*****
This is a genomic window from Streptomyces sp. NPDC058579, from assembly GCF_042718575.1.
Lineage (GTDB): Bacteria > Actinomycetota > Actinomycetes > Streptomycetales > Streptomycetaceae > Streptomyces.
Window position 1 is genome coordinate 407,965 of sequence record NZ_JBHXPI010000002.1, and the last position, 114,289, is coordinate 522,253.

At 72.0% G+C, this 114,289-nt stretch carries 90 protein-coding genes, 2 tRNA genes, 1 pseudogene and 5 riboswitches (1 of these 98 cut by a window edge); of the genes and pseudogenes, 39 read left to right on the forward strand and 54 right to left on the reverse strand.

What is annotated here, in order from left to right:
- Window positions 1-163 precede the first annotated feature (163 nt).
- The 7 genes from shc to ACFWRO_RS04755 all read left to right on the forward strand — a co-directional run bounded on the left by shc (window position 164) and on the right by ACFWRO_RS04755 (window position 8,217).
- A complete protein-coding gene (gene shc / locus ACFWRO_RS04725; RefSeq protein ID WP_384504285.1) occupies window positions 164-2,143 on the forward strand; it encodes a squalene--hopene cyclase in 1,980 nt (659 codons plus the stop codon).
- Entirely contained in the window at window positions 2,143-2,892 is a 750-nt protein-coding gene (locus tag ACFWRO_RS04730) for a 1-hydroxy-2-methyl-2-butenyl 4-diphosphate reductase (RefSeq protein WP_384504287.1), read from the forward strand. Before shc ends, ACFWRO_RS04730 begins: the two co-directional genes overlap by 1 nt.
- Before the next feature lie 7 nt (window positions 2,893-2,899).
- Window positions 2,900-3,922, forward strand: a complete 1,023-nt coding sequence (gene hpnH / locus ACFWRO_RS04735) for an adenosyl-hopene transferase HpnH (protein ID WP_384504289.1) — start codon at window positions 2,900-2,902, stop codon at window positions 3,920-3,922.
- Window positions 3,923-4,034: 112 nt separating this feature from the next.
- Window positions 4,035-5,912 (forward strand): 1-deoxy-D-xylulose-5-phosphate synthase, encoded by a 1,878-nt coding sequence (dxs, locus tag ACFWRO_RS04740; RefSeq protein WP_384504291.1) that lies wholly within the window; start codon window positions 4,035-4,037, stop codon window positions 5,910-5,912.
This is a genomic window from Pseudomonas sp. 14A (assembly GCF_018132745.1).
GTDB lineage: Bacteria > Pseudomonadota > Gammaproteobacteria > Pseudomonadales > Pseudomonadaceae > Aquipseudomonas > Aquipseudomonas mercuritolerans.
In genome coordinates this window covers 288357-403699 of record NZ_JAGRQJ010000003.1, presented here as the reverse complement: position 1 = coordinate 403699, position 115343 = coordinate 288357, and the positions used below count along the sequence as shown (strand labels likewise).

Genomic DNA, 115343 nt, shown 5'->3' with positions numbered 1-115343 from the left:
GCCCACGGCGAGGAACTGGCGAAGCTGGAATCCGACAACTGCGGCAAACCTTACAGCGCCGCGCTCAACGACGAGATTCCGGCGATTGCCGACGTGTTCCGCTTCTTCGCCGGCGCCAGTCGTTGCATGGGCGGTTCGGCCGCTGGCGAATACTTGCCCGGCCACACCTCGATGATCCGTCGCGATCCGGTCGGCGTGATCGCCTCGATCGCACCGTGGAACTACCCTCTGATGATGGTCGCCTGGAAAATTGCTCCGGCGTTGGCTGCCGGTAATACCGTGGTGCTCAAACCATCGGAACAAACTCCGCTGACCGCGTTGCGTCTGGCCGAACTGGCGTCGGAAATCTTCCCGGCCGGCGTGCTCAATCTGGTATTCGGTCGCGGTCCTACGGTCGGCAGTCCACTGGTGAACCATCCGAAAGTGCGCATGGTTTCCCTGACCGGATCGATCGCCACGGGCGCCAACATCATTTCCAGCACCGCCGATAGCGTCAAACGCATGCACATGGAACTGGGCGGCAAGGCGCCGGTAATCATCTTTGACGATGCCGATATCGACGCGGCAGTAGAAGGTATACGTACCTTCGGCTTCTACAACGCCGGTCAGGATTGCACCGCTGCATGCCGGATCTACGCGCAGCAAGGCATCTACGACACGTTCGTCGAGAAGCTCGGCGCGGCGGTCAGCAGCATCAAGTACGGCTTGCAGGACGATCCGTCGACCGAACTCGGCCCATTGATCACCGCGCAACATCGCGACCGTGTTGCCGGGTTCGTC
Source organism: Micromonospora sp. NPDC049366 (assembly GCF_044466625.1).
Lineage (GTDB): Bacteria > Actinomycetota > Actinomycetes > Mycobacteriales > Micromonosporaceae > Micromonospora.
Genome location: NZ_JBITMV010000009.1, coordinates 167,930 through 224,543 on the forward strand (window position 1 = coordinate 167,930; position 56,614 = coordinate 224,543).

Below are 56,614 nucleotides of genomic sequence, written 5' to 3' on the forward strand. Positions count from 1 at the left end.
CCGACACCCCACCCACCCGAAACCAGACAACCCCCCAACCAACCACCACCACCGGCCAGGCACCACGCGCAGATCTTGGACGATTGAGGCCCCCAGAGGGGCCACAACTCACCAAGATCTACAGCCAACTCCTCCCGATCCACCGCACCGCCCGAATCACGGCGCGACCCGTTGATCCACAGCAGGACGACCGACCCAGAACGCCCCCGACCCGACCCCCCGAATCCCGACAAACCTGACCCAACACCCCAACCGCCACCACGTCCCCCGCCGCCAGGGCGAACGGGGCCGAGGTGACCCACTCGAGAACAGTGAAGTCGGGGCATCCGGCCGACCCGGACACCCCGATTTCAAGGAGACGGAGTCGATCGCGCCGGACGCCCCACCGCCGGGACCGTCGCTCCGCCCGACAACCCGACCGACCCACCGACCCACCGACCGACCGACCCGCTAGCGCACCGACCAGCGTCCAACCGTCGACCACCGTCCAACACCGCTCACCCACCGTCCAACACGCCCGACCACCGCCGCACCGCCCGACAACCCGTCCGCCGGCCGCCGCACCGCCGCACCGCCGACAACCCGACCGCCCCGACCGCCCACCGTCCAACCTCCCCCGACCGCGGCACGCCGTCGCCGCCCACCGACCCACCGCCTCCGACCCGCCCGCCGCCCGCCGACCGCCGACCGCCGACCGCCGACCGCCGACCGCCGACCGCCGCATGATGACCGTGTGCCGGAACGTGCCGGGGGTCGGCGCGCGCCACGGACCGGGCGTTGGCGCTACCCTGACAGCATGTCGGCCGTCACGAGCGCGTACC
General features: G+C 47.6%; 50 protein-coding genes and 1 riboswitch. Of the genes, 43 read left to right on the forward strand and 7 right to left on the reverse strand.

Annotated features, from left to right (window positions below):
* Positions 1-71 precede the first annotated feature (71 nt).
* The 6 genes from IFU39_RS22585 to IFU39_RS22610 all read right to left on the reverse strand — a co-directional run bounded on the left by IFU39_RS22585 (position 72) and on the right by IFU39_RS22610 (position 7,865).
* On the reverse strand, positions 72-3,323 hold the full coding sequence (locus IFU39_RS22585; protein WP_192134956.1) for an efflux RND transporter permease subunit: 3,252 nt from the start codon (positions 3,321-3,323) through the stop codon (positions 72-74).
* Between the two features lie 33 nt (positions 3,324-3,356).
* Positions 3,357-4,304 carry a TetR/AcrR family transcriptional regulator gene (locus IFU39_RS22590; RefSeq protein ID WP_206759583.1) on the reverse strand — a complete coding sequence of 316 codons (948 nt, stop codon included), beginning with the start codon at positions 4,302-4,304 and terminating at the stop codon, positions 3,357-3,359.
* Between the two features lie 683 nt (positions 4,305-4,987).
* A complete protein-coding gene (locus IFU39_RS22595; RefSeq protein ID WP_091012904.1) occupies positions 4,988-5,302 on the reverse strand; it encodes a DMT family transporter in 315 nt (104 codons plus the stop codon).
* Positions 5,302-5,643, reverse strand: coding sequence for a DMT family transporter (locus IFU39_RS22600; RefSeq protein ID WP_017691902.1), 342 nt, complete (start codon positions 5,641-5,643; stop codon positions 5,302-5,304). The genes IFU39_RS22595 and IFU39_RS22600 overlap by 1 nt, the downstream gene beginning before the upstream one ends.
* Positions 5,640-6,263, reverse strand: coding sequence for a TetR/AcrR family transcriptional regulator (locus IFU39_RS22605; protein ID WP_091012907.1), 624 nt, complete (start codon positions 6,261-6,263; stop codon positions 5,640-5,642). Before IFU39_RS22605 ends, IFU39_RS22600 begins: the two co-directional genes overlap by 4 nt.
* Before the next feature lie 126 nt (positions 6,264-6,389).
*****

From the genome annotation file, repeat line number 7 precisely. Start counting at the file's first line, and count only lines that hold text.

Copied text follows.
- The 7 genes from shc to ACFWRO_RS04755 all read left to right on the forward strand — a co-directional run bounded on the left by shc (window position 164) and on the right by ACFWRO_RS04755 (window position 8,217).